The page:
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AT LEAST 54 people died and dozens were left injured on Thursday after a lorry packed with about 200 migrants crashed into the base of a steel pedestrian bridge in southern Mexico.
The victims were tossed and crushed in a pile of both the living and the dead when the trailer tipped over, eyewitnesses said.
Volunteer rescuers laid the most severely injured on plastic sheets on the road.
Ambulances, cars and pick-up trucks then transported them to hospitals.
Rescue workers who arrived at the scene first said that other migrants from the lorry had fled in fear of being detained by immigration agents.
One paramedic reported that some of those who hurried into surrounding neighbourhoods were bloodied or bruised but still limped away in their desperation to escape.
Survivor Celso Pacheco, from Guatemala, told the Associated Press news agency that the lorry had felt as if it was speeding and then seemed out of control.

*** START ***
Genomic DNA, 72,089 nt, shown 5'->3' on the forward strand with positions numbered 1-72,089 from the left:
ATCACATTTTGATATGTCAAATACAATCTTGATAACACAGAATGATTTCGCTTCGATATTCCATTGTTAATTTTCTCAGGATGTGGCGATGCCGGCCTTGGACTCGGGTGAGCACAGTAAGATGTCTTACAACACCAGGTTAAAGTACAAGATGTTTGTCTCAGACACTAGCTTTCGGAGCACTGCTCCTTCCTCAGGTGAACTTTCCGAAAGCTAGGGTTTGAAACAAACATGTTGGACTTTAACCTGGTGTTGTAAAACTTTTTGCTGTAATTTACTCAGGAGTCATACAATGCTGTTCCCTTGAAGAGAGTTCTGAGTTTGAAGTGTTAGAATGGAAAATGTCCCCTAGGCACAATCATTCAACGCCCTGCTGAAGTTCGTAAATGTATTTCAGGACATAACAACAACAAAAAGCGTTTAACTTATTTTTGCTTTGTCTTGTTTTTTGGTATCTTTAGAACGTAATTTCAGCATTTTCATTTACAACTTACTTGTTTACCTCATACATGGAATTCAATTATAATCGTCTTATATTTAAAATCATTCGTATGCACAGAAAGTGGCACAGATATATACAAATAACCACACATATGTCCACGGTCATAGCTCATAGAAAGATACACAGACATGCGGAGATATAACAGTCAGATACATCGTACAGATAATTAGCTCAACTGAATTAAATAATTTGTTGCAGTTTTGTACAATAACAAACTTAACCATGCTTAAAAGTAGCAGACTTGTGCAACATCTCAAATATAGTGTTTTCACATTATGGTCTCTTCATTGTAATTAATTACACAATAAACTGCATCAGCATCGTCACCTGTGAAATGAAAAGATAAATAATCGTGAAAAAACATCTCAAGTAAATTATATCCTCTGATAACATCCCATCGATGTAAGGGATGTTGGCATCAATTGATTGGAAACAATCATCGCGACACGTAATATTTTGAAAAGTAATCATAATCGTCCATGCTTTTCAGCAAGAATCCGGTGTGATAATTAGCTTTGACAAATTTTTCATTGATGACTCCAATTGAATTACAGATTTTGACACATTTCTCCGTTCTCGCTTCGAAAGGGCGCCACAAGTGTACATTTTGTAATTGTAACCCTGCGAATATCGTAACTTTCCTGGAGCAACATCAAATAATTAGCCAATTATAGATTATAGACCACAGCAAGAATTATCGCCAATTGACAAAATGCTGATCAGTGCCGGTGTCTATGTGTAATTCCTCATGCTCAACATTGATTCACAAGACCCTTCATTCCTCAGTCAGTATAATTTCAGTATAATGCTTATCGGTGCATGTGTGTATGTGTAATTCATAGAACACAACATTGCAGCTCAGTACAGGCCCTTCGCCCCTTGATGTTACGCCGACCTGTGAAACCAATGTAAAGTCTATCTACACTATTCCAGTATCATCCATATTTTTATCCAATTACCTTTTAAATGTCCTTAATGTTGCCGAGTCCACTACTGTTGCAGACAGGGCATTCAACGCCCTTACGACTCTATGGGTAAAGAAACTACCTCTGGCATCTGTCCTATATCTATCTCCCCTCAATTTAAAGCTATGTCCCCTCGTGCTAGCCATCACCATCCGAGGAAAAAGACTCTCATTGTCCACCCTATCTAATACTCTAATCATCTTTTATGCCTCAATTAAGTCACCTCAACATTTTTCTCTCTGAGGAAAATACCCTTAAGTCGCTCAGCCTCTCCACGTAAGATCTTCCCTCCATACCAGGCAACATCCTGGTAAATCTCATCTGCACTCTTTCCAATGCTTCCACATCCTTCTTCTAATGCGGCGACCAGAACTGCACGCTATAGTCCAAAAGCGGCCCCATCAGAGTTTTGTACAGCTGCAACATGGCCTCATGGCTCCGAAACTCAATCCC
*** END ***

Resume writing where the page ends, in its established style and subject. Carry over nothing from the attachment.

Most on board were from Guatemala and Honduras, he said, estimating that there were eight to 10 young children among them.
Mr Pacheco said that he was trying to reach the United States but now expected to be deported to Guatemala.
Authorities said there also were migrants from Ecuador, the Dominican Republic and Mexico in the trailer.
The Mexican government is trying to appease Washington by stopping walking migrants and allowing the reinstatement of the Remain in Mexico policy.
But it has failed to address the flood of migrants stuffed in their hundreds into lorries operated by smugglers who charge thousands of dollars to take them to the US border.
Irineo Mujica, an activist who is leading about 400 migrants on a nearly six-month march across southern Mexico, blamed Thursday’s tragedy on Mexico’s crackdown on migrant caravans.
Mr Mujica and his group had almost reached the outskirts of Mexico City after weeks of dealing with National Guard officers who tried to block the action.
“These policies that kill us, that murder us, are what leads to this type of tragedy,” he said.
Mexico’s National Immigration Institute promised to offer humanitarian visas to the survivors.
Migrants involved in serious accidents are often allowed to stay in the country temporarily as they are considered to be witnesses to crimes.
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